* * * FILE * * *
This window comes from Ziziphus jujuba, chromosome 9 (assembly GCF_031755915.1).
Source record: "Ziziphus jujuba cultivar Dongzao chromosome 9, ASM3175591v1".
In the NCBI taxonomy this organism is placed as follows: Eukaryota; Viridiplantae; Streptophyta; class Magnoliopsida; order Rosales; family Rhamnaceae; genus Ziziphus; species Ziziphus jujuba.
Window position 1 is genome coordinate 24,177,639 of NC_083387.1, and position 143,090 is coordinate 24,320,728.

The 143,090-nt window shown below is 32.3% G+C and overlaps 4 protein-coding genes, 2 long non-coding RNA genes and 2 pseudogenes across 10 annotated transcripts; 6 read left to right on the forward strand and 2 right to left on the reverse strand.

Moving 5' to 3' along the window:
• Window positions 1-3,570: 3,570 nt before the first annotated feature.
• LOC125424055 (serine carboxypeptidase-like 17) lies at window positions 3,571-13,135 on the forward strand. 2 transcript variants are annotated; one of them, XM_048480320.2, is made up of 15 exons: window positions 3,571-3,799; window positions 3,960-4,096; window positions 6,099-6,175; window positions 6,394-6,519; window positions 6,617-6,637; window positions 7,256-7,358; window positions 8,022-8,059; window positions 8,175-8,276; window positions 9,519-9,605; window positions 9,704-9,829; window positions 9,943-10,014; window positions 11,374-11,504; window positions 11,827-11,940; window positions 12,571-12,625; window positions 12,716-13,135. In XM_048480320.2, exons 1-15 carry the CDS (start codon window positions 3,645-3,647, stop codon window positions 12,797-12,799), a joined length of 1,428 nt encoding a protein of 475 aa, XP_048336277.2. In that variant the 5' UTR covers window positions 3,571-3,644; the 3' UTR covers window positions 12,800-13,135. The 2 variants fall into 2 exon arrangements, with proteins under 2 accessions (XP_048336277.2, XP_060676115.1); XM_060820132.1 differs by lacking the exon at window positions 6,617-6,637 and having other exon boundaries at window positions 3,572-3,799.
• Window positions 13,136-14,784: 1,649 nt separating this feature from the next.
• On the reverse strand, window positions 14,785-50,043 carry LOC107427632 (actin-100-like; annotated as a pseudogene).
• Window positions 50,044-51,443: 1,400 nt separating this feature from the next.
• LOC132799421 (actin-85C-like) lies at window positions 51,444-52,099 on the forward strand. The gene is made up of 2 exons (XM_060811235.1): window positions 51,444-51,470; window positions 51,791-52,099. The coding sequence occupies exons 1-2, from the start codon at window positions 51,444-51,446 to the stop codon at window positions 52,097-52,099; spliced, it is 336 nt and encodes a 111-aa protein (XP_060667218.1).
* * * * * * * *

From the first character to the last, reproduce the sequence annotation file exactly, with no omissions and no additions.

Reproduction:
This window comes from Ziziphus jujuba, chromosome 9 (assembly GCF_031755915.1).
Source record: "Ziziphus jujuba cultivar Dongzao chromosome 9, ASM3175591v1".
In the NCBI taxonomy this organism is placed as follows: Eukaryota; Viridiplantae; Streptophyta; class Magnoliopsida; order Rosales; family Rhamnaceae; genus Ziziphus; species Ziziphus jujuba.
Window position 1 is genome coordinate 24,177,639 of NC_083387.1, and position 143,090 is coordinate 24,320,728.

The 143,090-nt window shown below is 32.3% G+C and overlaps 4 protein-coding genes, 2 long non-coding RNA genes and 2 pseudogenes across 10 annotated transcripts; 6 read left to right on the forward strand and 2 right to left on the reverse strand.

Moving 5' to 3' along the window:
• Window positions 1-3,570: 3,570 nt before the first annotated feature.
• LOC125424055 (serine carboxypeptidase-like 17) lies at window positions 3,571-13,135 on the forward strand. 2 transcript variants are annotated; one of them, XM_048480320.2, is made up of 15 exons: window positions 3,571-3,799; window positions 3,960-4,096; window positions 6,099-6,175; window positions 6,394-6,519; window positions 6,617-6,637; window positions 7,256-7,358; window positions 8,022-8,059; window positions 8,175-8,276; window positions 9,519-9,605; window positions 9,704-9,829; window positions 9,943-10,014; window positions 11,374-11,504; window positions 11,827-11,940; window positions 12,571-12,625; window positions 12,716-13,135. In XM_048480320.2, exons 1-15 carry the CDS (start codon window positions 3,645-3,647, stop codon window positions 12,797-12,799), a joined length of 1,428 nt encoding a protein of 475 aa, XP_048336277.2. In that variant the 5' UTR covers window positions 3,571-3,644; the 3' UTR covers window positions 12,800-13,135. The 2 variants fall into 2 exon arrangements, with proteins under 2 accessions (XP_048336277.2, XP_060676115.1); XM_060820132.1 differs by lacking the exon at window positions 6,617-6,637 and having other exon boundaries at window positions 3,572-3,799.
• Window positions 13,136-14,784: 1,649 nt separating this feature from the next.
• On the reverse strand, window positions 14,785-50,043 carry LOC107427632 (actin-100-like; annotated as a pseudogene).
• Window positions 50,044-51,443: 1,400 nt separating this feature from the next.
• LOC132799421 (actin-85C-like) lies at window positions 51,444-52,099 on the forward strand. The gene is made up of 2 exons (XM_060811235.1): window positions 51,444-51,470; window positions 51,791-52,099. The coding sequence occupies exons 1-2, from the start codon at window positions 51,444-51,446 to the stop codon at window positions 52,097-52,099; spliced, it is 336 nt and encodes a 111-aa protein (XP_060667218.1).